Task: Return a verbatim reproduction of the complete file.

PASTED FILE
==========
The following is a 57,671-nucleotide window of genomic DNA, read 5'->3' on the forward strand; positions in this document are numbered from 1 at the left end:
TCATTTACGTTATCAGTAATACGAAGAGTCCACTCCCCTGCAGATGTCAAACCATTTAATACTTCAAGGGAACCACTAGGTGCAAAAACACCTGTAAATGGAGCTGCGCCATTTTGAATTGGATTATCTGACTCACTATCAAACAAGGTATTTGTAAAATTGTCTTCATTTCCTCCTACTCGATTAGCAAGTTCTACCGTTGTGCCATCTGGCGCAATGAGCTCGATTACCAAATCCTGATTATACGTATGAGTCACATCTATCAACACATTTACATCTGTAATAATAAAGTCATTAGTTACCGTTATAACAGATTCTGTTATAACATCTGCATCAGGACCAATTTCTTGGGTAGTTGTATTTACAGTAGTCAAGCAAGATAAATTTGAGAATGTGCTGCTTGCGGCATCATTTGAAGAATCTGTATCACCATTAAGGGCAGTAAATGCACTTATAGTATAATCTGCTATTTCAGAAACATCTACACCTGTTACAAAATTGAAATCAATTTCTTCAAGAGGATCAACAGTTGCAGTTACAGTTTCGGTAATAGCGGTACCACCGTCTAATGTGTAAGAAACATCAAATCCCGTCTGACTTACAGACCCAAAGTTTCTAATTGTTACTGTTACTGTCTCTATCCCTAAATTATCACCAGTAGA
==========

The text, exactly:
The following is a 57,671-nucleotide window of genomic DNA, read 5'->3' on the forward strand; positions in this document are numbered from 1 at the left end:
TCATTTACGTTATCAGTAATACGAAGAGTCCACTCCCCTGCAGATGTCAAACCATTTAATACTTCAAGGGAACCACTAGGTGCAAAAACACCTGTAAATGGAGCTGCGCCATTTTGAATTGGATTATCTGACTCACTATCAAACAAGGTATTTGTAAAATTGTCTTCATTTCCTCCTACTCGATTAGCAAGTTCTACCGTTGTGCCATCTGGCGCAATGAGCTCGATTACCAAATCCTGATTATACGTATGAGTCACATCTATCAACACATTTACATCTGTAATAATAAAGTCATTAGTTACCGTTATAACAGATTCTGTTATAACATCTGCATCAGGACCAATTTCTTGGGTAGTTGTATTTACAGTAGTCAAGCAAGATAAATTTGAGAATGTGCTGCTTGCGGCATCATTTGAAGAATCTGTATCACCATTAAGGGCAGTAAATGCACTTATAGTATAATCTGCTATTTCAGAAACATCTACACCTGTTACAAAATTGAAATCAATTTCTTCAAGAGGATCAACAGTTGCAGTTACAGTTTCGGTAATAGCGGTACCACCGTCTAATGTGTAAGAAACATCAAATCCCGTCTGACTTACAGACCCAAAGTTTCTAATTGTTACTGTTACTGTCTCTATCCCTAAATTATCACCAGTAGA